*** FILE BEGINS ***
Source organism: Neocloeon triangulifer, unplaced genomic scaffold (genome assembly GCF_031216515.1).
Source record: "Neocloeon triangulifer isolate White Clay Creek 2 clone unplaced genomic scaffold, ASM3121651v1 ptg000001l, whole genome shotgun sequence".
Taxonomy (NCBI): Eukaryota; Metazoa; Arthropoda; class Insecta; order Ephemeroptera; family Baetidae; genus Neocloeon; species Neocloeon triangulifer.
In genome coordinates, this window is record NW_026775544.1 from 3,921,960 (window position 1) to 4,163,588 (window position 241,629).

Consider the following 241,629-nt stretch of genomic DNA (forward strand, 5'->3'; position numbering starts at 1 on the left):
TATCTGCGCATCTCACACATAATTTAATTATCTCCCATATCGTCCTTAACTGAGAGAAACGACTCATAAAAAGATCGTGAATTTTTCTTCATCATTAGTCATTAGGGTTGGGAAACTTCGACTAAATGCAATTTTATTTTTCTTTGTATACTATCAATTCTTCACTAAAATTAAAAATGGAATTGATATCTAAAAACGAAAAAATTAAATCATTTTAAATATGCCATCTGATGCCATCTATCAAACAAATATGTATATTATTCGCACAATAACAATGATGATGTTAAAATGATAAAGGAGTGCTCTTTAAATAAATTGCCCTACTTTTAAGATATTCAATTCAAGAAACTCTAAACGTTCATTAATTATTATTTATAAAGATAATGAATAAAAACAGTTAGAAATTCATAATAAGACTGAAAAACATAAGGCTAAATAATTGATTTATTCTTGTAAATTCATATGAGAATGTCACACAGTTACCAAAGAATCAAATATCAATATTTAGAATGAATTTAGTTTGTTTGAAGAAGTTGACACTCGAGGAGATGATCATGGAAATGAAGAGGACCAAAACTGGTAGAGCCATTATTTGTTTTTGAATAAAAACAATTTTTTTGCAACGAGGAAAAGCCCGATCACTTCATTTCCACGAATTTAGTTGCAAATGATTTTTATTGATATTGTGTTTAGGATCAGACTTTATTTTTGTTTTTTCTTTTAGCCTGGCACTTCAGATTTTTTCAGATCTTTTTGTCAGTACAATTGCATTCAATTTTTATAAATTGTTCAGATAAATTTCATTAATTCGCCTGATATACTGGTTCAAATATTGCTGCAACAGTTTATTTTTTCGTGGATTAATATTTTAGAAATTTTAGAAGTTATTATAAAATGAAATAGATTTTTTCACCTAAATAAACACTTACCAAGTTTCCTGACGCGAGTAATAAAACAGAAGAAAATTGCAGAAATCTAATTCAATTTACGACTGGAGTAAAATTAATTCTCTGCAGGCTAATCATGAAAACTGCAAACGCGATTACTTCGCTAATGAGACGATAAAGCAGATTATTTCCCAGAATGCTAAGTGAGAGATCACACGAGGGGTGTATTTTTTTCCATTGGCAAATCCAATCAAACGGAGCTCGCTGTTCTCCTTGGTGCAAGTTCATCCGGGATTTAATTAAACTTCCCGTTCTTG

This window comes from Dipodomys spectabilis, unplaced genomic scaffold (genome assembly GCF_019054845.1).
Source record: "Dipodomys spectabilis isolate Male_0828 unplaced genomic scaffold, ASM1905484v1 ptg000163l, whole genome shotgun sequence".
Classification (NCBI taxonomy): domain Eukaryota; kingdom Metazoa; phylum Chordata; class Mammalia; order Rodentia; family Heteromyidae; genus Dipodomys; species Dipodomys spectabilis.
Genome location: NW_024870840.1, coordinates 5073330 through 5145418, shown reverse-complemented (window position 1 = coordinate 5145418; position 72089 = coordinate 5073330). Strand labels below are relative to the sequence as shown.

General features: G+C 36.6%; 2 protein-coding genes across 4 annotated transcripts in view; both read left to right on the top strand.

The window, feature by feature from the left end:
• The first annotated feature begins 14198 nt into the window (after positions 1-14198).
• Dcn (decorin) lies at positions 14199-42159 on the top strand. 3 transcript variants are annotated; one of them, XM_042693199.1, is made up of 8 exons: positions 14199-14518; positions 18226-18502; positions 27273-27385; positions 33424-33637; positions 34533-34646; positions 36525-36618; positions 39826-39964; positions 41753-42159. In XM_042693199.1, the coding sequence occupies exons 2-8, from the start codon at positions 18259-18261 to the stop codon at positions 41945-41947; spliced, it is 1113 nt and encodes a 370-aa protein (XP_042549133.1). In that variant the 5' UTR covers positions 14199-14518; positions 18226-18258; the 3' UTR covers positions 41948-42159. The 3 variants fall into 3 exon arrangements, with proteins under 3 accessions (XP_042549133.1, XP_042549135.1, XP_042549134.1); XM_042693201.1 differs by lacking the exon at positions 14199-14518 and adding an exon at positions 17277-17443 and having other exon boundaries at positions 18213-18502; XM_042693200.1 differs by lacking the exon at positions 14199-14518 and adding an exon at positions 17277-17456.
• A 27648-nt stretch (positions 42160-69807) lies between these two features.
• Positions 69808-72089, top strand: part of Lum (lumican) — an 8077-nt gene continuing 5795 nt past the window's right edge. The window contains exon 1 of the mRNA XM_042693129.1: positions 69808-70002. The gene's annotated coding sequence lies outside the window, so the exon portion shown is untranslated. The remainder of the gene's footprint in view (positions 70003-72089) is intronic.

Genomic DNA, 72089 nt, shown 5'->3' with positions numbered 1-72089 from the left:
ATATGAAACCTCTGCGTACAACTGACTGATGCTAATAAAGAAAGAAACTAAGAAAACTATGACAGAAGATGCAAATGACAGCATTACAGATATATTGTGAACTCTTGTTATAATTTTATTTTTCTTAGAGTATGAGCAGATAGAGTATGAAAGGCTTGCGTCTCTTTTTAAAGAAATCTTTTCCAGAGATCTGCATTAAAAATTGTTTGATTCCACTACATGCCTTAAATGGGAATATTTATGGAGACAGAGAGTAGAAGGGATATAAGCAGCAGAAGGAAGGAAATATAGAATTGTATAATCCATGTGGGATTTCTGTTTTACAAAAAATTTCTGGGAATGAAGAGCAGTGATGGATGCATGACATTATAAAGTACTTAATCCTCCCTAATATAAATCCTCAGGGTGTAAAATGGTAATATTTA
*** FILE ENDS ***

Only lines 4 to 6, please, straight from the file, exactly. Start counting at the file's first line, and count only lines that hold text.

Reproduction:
In genome coordinates, this window is record NW_026775544.1 from 3,921,960 (window position 1) to 4,163,588 (window position 241,629).

Consider the following 241,629-nt stretch of genomic DNA (forward strand, 5'->3'; position numbering starts at 1 on the left):
TATCTGCGCATCTCACACATAATTTAATTATCTCCCATATCGTCCTTAACTGAGAGAAACGACTCATAAAAAGATCGTGAATTTTTCTTCATCATTAGTCATTAGGGTTGGGAAACTTCGACTAAATGCAATTTTATTTTTCTTTGTATACTATCAATTCTTCACTAAAATTAAAAATGGAATTGATATCTAAAAACGAAAAAATTAAATCATTTTAAATATGCCATCTGATGCCATCTATCAAACAAATATGTATATTATTCGCACAATAACAATGATGATGTTAAAATGATAAAGGAGTGCTCTTTAAATAAATTGCCCTACTTTTAAGATATTCAATTCAAGAAACTCTAAACGTTCATTAATTATTATTTATAAAGATAATGAATAAAAACAGTTAGAAATTCATAATAAGACTGAAAAACATAAGGCTAAATAATTGATTTATTCTTGTAAATTCATATGAGAATGTCACACAGTTACCAAAGAATCAAATATCAATATTTAGAATGAATTTAGTTTGTTTGAAGAAGTTGACACTCGAGGAGATGATCATGGAAATGAAGAGGACCAAAACTGGTAGAGCCATTATTTGTTTTTGAATAAAAACAATTTTTTTGCAACGAGGAAAAGCCCGATCACTTCATTTCCACGAATTTAGTTGCAAATGATTTTTATTGATATTGTGTTTAGGATCAGACTTTATTTTTGTTTTTTCTTTTAGCCTGGCACTTCAGATTTTTTCAGATCTTTTTGTCAGTACAATTGCATTCAATTTTTATAAATTGTTCAGATAAATTTCATTAATTCGCCTGATATACTGGTTCAAATATTGCTGCAACAGTTTATTTTTTCGTGGATTAATATTTTAGAAATTTTAGAAGTTATTATAAAATGAAATAGATTTTTTCACCTAAATAAACACTTACCAAGTTTCCTGACGCGAGTAATAAAACAGAAGAAAATTGCAGAAATCTAATTCAATTTACGACTGGAGTAAAATTAATTCTCTGCAGGCTAATCATGAAAACTGCAAACGCGATTACTTCGCTAATGAGACGATAAAGCAGATTATTTCCCAGAATGCTAAGTGAGAGATCACACGAGGGGTGTATTTTTTTCCATTGGCAAATCCAATCAAACGGAGCTCGCTGTTCTCCTTGGTGCAAGTTCATCCGGGATTTAATTAAACTTCCCGTTCTTG